A giant yellow web of woven plastic (Núcleo, by José Adrián Monroy López) may be the first and most inviting thing you notice, as you can climb in and around the web as much as you please. But, just to your left, there is a clever construction of concrete blocks, metal, and MDF—designed by Giacomo Castagnola to display the multiple video works in the exhibition—that most deserves our attention.

Castagnola, who holds a degree in architecture from the Ricardo Palma University in Lima, Peru, and a Masters in Science in Art Culture and Technology (SMACT) from MIT, approaches exhibit design as a kind of architecture itself, one intimately related to the kinds of informal architectures that he has studied in Latin American cities. 

The structure Castagnola designed to host the videos, a series of “pods” with beds, is close enough to the gallery wall to evoke an alleyway or the underpass of a pedestrian bridge. It not only avoids the need to create walls/rooms, but, as Castagnola explains, hacks “the body of the visitor and put[s] them in a different bodily relation to the space, breaking the formal status of how one needs to behave in an exhibition, without using any signage or labels, just choreographing the body in a more informal manner.” 

Exhibit designer Giacomo Castagnola designed these “video pods” to echo informal urban environments and provide an intimate setting for viewing.

Courtesy Centro Cultural Universitario Tlatelolco, UNAM

Courtesy Giacomo Castagnola

The pods are an intimate place to watch the multiple videos on display, many of which deserve sustained attention—for example, Labour in a Single Shot is a beautifully-filmed documentary following different types of laborers across the city. Or Occupation, which follows artist-activist Marcela Armas as she perilously walks through the chaotic streets of Mexico City (not on the sidewalks) with only a backpack that honks like a car.

Other gems that touch on the lived, quotidian experience of the city include a collection of music boxes that play the calls of street vendors (Coro Informal); a wall of polaroids collected by the artist and urbanist Iván Ludens, arranged by subjects like “mobility” and “ruin,” documenting everyday objects and urban moments; a diagram by Sandra Calvo representing the invisible reach of the security cameras on Paseo de la Reforma, Mexico City’s main avenue.  While there are many more—perhaps too many more—the projects are fascinating, disparate examinations of the complex realities that make up this remarkable city.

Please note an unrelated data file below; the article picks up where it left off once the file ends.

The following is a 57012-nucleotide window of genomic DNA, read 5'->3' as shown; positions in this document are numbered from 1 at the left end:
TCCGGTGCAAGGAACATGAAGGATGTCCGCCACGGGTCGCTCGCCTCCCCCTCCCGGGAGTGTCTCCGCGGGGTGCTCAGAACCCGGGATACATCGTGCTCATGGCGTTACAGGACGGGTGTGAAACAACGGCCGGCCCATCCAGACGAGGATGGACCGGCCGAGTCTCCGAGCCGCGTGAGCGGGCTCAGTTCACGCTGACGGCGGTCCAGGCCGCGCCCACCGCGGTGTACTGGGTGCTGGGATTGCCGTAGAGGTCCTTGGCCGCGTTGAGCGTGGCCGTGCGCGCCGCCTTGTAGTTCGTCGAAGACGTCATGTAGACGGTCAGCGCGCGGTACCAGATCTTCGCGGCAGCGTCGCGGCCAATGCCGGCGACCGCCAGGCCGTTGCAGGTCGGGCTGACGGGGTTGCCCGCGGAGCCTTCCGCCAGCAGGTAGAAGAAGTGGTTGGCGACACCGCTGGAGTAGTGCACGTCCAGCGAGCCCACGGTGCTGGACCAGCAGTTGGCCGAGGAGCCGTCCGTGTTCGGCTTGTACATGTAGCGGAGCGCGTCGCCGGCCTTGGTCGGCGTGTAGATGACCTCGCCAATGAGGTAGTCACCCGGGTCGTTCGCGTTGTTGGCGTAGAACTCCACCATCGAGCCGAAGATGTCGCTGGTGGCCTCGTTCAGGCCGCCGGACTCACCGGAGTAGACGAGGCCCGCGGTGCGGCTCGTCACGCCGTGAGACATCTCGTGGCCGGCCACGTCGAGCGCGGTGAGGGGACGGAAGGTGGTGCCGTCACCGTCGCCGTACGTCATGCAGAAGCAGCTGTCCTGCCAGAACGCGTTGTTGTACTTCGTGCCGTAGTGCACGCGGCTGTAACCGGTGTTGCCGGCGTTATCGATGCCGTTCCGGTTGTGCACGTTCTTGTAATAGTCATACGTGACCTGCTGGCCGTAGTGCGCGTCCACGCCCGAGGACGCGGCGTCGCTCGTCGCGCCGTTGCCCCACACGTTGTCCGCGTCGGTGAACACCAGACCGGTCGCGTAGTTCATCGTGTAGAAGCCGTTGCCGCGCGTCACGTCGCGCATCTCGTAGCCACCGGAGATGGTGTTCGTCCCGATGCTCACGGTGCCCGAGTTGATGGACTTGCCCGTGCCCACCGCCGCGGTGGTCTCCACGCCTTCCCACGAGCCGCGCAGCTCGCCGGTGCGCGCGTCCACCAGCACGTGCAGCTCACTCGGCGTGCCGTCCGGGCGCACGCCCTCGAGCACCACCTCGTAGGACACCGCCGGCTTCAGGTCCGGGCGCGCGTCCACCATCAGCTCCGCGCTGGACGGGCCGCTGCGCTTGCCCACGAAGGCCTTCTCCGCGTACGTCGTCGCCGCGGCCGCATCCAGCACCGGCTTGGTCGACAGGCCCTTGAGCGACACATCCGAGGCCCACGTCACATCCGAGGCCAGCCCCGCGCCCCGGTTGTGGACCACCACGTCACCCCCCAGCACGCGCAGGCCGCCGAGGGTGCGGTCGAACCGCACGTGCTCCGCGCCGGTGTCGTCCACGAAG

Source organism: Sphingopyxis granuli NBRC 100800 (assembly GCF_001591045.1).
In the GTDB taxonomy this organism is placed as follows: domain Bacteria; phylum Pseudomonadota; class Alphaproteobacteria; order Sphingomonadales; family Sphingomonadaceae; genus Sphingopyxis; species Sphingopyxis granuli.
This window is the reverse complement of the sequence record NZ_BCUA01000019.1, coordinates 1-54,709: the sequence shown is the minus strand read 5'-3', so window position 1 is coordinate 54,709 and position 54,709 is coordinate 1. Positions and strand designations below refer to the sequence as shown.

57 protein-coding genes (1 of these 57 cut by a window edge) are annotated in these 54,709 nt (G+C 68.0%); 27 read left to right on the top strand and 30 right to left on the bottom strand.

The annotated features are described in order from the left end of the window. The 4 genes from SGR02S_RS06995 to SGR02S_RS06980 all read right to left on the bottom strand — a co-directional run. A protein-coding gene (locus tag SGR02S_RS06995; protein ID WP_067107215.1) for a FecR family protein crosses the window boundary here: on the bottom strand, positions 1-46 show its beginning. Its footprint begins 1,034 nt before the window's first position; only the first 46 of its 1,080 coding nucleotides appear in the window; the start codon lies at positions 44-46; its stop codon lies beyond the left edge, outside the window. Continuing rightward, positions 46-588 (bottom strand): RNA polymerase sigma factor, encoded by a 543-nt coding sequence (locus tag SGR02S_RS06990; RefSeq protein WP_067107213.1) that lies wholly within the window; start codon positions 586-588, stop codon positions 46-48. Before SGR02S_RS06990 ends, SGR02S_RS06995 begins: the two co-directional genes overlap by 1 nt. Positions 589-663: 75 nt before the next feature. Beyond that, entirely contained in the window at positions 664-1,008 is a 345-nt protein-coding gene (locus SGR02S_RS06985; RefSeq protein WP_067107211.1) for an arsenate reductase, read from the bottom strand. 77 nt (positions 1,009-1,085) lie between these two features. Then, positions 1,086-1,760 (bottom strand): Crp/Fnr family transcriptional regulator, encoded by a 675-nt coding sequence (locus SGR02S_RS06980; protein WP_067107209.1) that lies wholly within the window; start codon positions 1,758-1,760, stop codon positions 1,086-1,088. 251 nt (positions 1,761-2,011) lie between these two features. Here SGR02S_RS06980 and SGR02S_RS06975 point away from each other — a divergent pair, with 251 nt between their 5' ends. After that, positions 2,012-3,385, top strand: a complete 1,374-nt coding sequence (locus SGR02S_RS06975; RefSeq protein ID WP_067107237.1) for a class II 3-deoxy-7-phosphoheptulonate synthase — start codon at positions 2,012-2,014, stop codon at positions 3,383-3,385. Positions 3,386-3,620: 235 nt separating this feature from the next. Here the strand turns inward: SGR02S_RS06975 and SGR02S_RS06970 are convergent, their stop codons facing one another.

Throughout, the exhibit, which offers sweeping views of La Plaza de las Tres Culturas, embraces its context as part and parcel of its curatorial scope. For as interesting as everything within these walls is, this exhibit does well to remind you—the city is out there, after all.

The City is Out There: Demolition, Occupation, Utopia is on display until March 26, 2017 at the University Collections Hall of the Centro Cultural Universitario Tlatelolco, a museum of UNAM.

Close-up of Damián Ortega’s Mamparas. Composición concreta, 2004-2006. The abstract shapes are inspired by the uneven ways Mexico City’s sidewalks are patched up by residents.

On the wall, archival images of an imagined Mexico City; on the floor, “Project to memorialize the deterioration of social housing” (2012) by Isaac Torres

Courtesy Centro Cultural Universitario Tlatelolco, UNAM

“Vote to Demolish” (2007-2016) by Gustavo Artigas

​Polaroids taken by Iván Ludens between 2006 and 2016; they serve as references for the artist’s work in architecture and urbanism.

“Circuito cerrado” (Closed Circuit) by Sandra Calvo. This map represents how Paseo de La Reforma, Mexico City’s main avenue, has changed over time. The blue line represents the avenue as it was in the 19th century.  Since 1982, when the avenue was altered, it is far less convenient for the pedestrian (the current route is represented by the red line). The map also marks everywhere there are visible security cameras along the route.

Courtesy Vanessa Quirk